As We Age, Disability Increases

Tim Watt  |  January 9, 2014

For most older adults, staying active and healthy throughout senior living is a top priority. It would be nice to maintain our physical abilities for as long as possible, but unfortunately, the aging process often takes a toll on the body. Researchers from the University of California, San Francisco, recently conducted a study that looked at the disability rates during the final two years of life for 8,200 adults.

Compression of morbidity
Scientists have been working to increase instances of what's known as "compression of morbidity." According to The New York Times, this term refers to the idea that people can stay healthy and active until very close to the end of their life, when they will pass away swiftly.

To determine whether this was a common occurrence, researchers looked at participants in the 15-year Health and Retirement study, examining interviews with adults over 50 who later died between 1995 and 2010.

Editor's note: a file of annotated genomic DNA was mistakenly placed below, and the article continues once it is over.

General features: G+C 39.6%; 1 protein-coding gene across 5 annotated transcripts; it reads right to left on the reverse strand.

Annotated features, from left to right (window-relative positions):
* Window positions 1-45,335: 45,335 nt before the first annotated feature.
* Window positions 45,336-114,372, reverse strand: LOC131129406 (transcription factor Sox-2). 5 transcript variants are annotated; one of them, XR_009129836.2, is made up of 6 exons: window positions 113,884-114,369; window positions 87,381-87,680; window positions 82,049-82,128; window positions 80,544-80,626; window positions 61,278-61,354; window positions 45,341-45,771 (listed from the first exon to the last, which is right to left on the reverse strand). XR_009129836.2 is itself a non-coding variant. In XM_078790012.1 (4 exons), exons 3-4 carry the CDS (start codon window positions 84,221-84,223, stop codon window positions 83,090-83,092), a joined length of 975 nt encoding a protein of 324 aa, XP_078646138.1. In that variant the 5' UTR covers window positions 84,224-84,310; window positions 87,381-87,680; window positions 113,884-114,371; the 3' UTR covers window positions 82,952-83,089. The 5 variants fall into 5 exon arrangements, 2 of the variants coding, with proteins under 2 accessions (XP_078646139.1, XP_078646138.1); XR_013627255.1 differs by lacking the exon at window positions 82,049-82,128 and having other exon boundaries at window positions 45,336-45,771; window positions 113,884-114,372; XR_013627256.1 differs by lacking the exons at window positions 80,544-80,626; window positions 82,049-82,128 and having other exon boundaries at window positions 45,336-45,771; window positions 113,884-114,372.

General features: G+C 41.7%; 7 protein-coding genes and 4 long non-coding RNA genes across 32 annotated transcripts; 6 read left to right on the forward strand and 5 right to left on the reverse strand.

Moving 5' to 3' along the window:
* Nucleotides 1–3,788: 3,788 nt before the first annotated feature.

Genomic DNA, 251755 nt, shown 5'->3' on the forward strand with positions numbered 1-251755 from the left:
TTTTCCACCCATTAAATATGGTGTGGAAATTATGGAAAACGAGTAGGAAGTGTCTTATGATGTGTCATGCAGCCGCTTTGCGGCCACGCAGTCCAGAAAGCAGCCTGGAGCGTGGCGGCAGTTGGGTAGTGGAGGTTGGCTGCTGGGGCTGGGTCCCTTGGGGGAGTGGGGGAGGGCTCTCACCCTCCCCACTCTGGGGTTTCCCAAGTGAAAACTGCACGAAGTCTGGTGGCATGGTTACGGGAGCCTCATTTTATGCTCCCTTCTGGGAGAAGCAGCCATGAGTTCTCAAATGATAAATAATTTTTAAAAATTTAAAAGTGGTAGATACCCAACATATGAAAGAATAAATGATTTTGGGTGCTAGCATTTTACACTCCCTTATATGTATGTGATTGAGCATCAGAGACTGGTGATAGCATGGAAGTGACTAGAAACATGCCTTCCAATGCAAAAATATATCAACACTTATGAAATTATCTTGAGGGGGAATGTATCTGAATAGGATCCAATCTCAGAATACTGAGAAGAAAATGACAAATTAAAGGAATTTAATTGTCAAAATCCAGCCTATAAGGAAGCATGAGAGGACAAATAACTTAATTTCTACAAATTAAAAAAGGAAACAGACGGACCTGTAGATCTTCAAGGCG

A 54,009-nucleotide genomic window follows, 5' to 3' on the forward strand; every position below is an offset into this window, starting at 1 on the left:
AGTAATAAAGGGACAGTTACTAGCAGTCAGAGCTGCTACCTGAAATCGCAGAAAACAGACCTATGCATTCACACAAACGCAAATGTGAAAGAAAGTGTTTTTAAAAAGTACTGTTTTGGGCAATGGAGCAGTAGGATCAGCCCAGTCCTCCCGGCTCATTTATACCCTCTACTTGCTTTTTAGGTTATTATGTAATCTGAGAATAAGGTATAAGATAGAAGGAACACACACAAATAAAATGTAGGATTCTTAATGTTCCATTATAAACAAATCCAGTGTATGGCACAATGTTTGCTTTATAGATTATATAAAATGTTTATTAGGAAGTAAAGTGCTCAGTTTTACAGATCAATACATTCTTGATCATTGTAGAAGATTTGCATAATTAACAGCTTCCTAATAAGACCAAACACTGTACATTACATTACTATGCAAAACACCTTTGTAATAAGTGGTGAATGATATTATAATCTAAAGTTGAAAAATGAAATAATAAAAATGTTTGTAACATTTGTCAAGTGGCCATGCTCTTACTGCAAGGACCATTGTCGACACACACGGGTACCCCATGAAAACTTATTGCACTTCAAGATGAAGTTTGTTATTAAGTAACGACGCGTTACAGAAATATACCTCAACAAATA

More than one-quarter of the interviewees were disabled two years before their deaths. For the purposes of this study, "disability" is defined as needing help with daily living activities, such as washing or using the restroom. Another 12 percent of study participants had severe disabilities, which meant they needed assistance with at least three daily living activities.

Dying at a younger age translated to a lower likelihood of disability. Of individuals who died before their 70th birthday, only 15 percent were disabled. That figure rose to 50 percent for individuals who reached age 90.

Researchers also found that women were more likely to experience disability in old age. Some of this may be due to the fact that they are at a higher risk for certain medical problems, such as osteoporosis, depression and arthritis. But there's another factor at play, as well.

"Husbands who are disabled have their wives taking care of them," lead author of the study Dr. Alex Smith told the news source. "But women with disabilities don't have their husbands anymore to take care of them," referencing the trend of women outliving men.

Easing and preventing disability
While these figures may be discouraging, there are ways seniors can prevent disability as they age. Retirement living communities offer healthy activities such as exercise programs and culinary classes that promote vitality well into old age. For seniors who are already disabled, assisted living communities can make day-to-day activities much more manageable.

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